Table 1

Example of 8th edition AJCC pathological prognostic staging with biomarkers

When TNM is…

And grade is…

And HER2 status is…

And ER status is…

And PR status is…

Then the Pathological Prognostic Stage group is…

T2 N2 M0

G1

Positive

Positive

Positive

IB

The introduction of neoadjuvant systemic therapy has added a confounding dimension to staging evaluation. For a number of reasons, including limited complete pre- and post-therapy data on patients treated with neoadjuvant therapy, the expert panel determined that a separate post-neoadjuvant prognostic stage grouping was not possible at this time. However, post-neoadjuvant categorization of T and N indicated by “ypT” and “ypN” should be used and the degree of tumor response recorded. Biomarkers cannot be used to modify the post-neoadjuvant “y” stage. However, all patients should have clinical prognostic stage group determined and recorded that includes these biomarkers.

In addition to biomarkers, the expert panel felt that the use of multigene assays, which are commercially available, provide additional prognostic information suitable for incorporation in the AJCC 8th edition. Many panels have been developed and are available commercially. Most were developed for hormone receptor-positive, HER2-negative tumors, although some now are available for evaluation of hormone receptor-negative tumors as well. In addition, most of the data available are for lymph node-negative breast cancer, although information also is accumulating for women who are node-positive. At the time of evaluation of data for the 8th edition, the 21-gene assay Oncotype DX® was felt to be the only multigene assay sufficiently evaluated prospectively for inclusion in the staging system. This assay was evaluated prospectively in the TAILORx clinical trial. Women with hormone receptor-positive, HER2-negative breast cancer, pathologically node-negative with a recurrence score less than 11 were treated with endocrine therapy without chemotherapy. Women whose recurrence score was ≥ 25 were assigned to chemotherapy as well as subsequent endocrine therapy. Women with intermediate recurrence scores (11–24) were randomly assigned to either endocrine therapy or endocrine therapy plus chemotherapy. Only outcomes for the low recurrence score group have been reported.4 Patients with recurrence scores less than 11 had excellent disease-free survival at 6.9 years of 98.6% with endocrine therapy alone, suggesting that chemotherapy is not likely to improve outcome and is not warranted in this low recurrence score group. Other databases have been prospectively evaluated using a number of different assays and support the observation that women with a low-risk multigene assay can safely omit adjuvant systemic chemotherapy.5, 6, 7 The 8th edition utilizes the Oncotype DX® low recurrence score to lower the AJCC stage, such that patients with a low recurrence score (< 11) are staged as 1A (Table 2). Other assays have not yet been included in staging, but this does not preclude their use in clinical care as determined by the patient and physician using data existing at the time of treatment. The panel is committed to reevaluating and updating the staging system to include other multigene panels that are being evaluated prospectively in studies, such as MINDACT using the Mammaprint test.8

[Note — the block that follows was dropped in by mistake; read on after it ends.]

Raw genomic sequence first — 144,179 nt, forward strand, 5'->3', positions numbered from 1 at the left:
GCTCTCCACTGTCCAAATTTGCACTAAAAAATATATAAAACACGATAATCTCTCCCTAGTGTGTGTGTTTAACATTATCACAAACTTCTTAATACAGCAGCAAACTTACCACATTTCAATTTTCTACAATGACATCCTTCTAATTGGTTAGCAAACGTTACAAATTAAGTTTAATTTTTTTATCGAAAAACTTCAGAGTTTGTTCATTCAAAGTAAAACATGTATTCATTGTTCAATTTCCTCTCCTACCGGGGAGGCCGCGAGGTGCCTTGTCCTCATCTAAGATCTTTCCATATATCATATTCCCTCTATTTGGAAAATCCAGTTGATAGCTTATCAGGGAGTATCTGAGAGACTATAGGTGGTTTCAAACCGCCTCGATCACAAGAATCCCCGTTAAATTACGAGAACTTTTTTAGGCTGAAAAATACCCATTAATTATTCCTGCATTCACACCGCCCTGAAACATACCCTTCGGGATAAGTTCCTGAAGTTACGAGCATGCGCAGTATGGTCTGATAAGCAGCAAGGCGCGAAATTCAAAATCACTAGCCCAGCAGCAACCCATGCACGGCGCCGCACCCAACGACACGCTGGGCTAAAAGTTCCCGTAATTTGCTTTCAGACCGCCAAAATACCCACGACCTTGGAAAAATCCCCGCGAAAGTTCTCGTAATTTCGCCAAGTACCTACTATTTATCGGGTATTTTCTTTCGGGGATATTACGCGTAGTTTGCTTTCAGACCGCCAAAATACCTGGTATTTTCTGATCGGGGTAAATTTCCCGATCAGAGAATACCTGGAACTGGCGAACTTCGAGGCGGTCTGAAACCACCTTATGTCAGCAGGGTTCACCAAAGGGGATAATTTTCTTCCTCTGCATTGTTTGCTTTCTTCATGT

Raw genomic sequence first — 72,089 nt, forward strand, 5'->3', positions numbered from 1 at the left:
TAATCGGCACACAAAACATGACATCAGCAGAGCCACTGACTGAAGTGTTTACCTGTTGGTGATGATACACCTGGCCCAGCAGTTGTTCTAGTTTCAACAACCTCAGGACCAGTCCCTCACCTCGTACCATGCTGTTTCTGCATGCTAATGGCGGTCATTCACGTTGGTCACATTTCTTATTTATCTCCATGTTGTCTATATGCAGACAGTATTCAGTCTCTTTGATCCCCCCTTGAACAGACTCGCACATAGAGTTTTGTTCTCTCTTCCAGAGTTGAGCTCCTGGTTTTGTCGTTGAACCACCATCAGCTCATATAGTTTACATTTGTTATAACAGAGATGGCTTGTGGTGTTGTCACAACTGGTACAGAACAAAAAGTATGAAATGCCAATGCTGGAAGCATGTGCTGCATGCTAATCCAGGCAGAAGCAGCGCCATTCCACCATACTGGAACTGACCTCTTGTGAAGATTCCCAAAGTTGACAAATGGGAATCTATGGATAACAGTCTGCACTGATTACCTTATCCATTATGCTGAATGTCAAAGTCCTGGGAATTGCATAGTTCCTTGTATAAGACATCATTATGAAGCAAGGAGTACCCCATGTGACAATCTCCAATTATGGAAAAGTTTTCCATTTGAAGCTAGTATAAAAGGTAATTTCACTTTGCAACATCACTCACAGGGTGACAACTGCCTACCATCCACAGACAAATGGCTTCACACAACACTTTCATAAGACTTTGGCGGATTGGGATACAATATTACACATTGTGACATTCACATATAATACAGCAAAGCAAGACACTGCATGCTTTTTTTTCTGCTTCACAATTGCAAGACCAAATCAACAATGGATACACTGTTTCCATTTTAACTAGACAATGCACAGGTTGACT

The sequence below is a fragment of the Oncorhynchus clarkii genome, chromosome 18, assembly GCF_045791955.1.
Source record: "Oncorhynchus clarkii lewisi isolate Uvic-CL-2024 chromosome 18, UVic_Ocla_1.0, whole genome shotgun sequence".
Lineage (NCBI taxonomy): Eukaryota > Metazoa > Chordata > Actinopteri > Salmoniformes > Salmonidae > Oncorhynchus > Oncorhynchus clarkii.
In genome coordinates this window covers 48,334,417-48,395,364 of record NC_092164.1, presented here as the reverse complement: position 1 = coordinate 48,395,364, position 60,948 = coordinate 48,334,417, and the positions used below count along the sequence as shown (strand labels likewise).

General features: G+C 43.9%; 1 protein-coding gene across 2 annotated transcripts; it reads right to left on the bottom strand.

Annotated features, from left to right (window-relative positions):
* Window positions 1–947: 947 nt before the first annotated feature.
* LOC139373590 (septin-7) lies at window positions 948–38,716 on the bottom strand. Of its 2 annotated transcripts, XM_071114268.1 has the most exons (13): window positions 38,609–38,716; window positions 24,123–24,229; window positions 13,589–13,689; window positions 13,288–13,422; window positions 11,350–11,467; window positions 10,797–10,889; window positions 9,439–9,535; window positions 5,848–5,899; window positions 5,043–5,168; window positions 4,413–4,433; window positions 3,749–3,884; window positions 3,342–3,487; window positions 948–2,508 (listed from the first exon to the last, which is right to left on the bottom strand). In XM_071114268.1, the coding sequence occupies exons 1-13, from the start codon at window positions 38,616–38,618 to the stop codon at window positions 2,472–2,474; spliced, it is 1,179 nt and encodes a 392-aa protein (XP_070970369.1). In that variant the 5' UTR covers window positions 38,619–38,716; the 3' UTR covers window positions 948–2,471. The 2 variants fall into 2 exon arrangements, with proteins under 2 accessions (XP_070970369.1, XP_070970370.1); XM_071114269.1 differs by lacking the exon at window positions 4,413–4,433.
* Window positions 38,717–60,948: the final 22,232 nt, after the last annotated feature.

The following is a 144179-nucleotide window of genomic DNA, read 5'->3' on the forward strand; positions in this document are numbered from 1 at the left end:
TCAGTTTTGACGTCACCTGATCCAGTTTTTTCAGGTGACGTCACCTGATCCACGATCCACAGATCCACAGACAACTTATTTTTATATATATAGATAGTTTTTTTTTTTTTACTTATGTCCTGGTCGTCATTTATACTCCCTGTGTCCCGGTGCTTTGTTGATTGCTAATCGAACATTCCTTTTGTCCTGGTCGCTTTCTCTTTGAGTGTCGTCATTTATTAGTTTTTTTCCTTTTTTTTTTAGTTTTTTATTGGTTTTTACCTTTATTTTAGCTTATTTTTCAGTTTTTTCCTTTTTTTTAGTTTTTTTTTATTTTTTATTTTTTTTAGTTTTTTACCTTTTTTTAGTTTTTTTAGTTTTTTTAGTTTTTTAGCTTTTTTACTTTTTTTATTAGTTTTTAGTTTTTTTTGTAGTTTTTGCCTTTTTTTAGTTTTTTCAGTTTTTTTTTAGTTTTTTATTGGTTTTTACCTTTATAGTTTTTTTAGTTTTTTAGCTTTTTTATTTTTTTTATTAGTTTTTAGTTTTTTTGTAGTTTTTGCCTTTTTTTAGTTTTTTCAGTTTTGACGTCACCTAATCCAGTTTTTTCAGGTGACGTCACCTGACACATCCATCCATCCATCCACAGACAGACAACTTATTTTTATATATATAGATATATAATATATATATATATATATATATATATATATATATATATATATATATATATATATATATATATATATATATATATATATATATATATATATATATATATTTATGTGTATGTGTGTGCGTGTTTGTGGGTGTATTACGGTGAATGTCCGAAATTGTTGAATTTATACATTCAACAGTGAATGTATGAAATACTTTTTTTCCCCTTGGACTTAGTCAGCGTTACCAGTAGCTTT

Table 2

Example of 8th edition AJCC Pathological Prognostic Staging with biomarkers when Oncotype DX® score is <11

When TNM is…

And grade is…

And HER2 status is…

And ER status is…

And PR status is…

Then the Pathological Prognostic Stage group is…

T2 N0 M0

G2

Negative

Positive

Negative

1A

Several studies have recently been published utilizing the new AJCC 8th edition staging system to reexamine stages from known databases, such as that of MD Anderson Cancer Center and the California Cancer Registry.9,10 Among this large number of patients, the AJCC 8th edition more accurately predicted outcome than did the prior staging editions based solely on anatomic extent of disease, supporting the Expert Panel’s opinion to incorporate biomarkers. As in all prior editions, the 8th edition reports the prognosis of patients offered appropriate treatment.

While the AJCC 8th edition staging system for breast cancer remains based on TNM staging, permitting comparisons with prior years, it incorporates changes in the understanding of the biological diversity of breast cancer appropriate for contemporary and future management.

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Copyright information

© Society of Surgical Oncology 2018

Authors and Affiliations

  • Armando E. Giuliano
    • 1
    Email author
  • Stephen B. Edge
    • 2
    • 3
  • Gabriel N. Hortobagyi
    • 4
  1. 1.Department of SurgeryCedars-Sinai Medical CenterLos AngelesUSA
  2. 2.Roswell Park Comprehensive Cancer CenterBuffaloUSA
  3. 3.Jacobs School of MedicineUniversity at BuffaloBuffaloUSA
  4. 4.Department of Breast Medical Oncology, Division of Cancer MedicineThe University of Texas MD Anderson Cancer CenterHoustonUSA